The news that a Scottish woman died from cancer after being among more than 400 wrongly told they did not need to undergo cervical screening is unspeakably grim. Worse is the confirmation that the records of a further 500 women, which pre-date 1997, have yet to be accessed, meaning many more could be affected. The error stems from the incorrect exclusion of women who underwent partial hysterectomies. The Scottish government says it is also checking the records of 200,000 women who received a total hysterectomy, though this is a precautionary move and these women are expected to have been properly absented from screening call-ups.
Four potential reasons for the systemic failure have been given. First, some women may have been referred for a total hysterectomy but, for clinical reasons, given a subtotal procedure without their discharge letter noting the change, causing their GP to take their name off the recall list. Second, some operations may have been ‘miscoded’ in theatre or subtotal surgeries mistaken for total surgeries. Third, laboratory error in which specimens from women who underwent partial removal were coded as being the product of full removals. And fourth, some women may have been deleted from the recall list even though their GP surgery was told their cervix had not been removed.
The scandal was discovered in December 2020 but only made public by women’s health minister Maree Todd yesterday afternoon, on the final sitting day before the Scottish parliament went into summer recess. Todd admitted under opposition questioning that the Scottish overnment has known about what she called ‘a serious adverse event’ since 9 March, meaning they withheld the scandal from the Scottish public for 107 days. March was also the middle of the Holyrood election campaign.
Todd says it was ‘absolutely vital that the NHS took the time to accurately understand each person’s circumstances’ before contacting any patients to tell them they might be affected. Yet the opposition isn’t satisfied with this answer. The Conservatives’ health spokeswoman Annie Wells says ministers ‘have serious questions to answer as to how urgently they addressed this issue’. She points out the ‘mixed messaging’ in saying that ministers didn’t want to go public before the affected women were told — then doing so with 500 records still to be retrieved. Labour’s Jackie Baillie says it ‘beggars belief’ that the SNP chose to ‘keep the public in the dark’ and that it was ‘playing politics with people’s health’. Alex Cole-Hamilton, the Lib Dems’ health spokesman, calls it ‘a cynical abuse of power’ to withhold the information for months only to slip it out on the final sitting day before summer.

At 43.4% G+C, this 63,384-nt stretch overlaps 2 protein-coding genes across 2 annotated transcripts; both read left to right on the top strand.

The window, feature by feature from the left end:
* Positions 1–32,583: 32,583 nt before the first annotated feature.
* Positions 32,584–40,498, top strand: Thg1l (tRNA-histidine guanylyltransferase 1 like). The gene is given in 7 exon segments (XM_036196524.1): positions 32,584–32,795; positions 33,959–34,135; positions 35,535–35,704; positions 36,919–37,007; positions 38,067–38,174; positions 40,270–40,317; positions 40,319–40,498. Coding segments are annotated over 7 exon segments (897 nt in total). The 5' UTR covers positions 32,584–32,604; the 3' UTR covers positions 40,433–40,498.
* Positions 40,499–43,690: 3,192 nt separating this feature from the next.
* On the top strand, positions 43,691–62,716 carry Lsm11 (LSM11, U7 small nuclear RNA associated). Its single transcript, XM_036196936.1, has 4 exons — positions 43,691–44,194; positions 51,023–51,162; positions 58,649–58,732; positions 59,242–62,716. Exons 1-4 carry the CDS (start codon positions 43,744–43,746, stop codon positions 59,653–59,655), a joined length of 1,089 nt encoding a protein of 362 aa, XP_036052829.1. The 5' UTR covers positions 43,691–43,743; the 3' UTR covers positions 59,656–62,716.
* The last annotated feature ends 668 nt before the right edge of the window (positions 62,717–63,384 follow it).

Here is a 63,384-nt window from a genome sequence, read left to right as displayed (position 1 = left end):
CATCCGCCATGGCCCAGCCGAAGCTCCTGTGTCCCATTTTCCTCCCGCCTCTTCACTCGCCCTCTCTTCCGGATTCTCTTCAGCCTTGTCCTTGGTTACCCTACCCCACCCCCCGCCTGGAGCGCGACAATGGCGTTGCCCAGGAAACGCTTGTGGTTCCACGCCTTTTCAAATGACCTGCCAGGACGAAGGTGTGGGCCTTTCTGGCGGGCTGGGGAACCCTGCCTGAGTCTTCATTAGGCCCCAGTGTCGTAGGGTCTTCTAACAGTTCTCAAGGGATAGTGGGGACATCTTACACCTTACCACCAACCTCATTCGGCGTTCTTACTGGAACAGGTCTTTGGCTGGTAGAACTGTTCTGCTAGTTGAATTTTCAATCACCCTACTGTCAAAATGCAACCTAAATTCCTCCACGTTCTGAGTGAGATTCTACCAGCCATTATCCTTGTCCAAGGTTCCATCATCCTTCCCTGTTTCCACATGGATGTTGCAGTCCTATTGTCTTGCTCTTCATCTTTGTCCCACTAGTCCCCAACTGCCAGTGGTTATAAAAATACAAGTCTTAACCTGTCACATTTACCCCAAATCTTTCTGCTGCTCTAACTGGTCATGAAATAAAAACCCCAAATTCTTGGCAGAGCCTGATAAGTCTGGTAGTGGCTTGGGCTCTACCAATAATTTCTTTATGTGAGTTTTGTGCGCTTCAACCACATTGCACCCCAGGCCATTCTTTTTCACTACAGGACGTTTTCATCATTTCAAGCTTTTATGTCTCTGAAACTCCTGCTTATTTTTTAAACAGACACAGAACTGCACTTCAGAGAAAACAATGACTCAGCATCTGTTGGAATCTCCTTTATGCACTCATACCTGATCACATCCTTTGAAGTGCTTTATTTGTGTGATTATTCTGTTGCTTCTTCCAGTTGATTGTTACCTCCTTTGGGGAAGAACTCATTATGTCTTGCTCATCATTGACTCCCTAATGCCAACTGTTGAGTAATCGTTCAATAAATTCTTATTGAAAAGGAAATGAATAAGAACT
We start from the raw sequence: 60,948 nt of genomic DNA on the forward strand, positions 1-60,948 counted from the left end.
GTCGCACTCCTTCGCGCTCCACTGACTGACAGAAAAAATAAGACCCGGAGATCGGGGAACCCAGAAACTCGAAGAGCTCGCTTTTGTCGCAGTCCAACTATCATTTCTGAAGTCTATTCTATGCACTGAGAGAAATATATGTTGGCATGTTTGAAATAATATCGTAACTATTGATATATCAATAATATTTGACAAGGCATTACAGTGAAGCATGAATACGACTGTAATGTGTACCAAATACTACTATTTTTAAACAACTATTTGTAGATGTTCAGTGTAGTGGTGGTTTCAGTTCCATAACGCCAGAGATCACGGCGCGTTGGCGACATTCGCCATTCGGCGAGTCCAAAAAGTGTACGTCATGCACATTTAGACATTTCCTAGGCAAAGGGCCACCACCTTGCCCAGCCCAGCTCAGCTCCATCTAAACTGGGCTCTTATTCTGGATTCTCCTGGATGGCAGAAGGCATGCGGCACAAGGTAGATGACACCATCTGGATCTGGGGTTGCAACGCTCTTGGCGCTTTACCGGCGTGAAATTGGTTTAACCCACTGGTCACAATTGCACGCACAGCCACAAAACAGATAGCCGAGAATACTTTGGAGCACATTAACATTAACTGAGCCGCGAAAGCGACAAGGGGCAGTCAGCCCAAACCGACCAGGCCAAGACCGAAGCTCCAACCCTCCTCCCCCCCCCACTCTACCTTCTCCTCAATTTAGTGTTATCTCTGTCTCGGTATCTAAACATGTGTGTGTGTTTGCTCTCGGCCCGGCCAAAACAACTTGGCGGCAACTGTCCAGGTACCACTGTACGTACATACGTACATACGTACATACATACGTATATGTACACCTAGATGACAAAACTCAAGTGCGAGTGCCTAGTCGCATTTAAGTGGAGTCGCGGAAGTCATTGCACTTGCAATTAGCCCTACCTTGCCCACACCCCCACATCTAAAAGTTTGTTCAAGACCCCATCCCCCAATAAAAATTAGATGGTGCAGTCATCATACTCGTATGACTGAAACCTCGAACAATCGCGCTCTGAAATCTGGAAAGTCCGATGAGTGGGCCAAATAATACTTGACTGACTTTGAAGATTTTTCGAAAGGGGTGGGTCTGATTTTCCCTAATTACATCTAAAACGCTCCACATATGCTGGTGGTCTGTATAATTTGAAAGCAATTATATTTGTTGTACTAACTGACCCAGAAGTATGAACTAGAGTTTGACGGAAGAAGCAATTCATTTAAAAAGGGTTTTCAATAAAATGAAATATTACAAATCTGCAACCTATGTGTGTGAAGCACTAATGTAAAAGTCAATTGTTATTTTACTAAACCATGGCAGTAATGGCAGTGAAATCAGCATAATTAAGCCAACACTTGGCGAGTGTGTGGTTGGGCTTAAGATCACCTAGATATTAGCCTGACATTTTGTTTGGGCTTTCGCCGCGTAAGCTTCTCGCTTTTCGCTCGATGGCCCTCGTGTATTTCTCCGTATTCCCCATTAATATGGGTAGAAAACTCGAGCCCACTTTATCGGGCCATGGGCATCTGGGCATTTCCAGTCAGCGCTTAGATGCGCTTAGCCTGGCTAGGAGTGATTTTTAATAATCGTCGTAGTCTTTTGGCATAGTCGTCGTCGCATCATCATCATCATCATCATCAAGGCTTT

As with all such rows, the SNP government will be shielded from accountability by its backbenchers’ iron discipline. The parliamentary party operates essentially as a bloc vote, so ministers are unlikely to face the kind of punishing questions in parliament or anonymous quotes in the papers that UK government ministers would face in the same circumstances. However, a parliament rigged against scrutiny cannot cover the stench of cynicism that lingers over the Scottish government’s timing.
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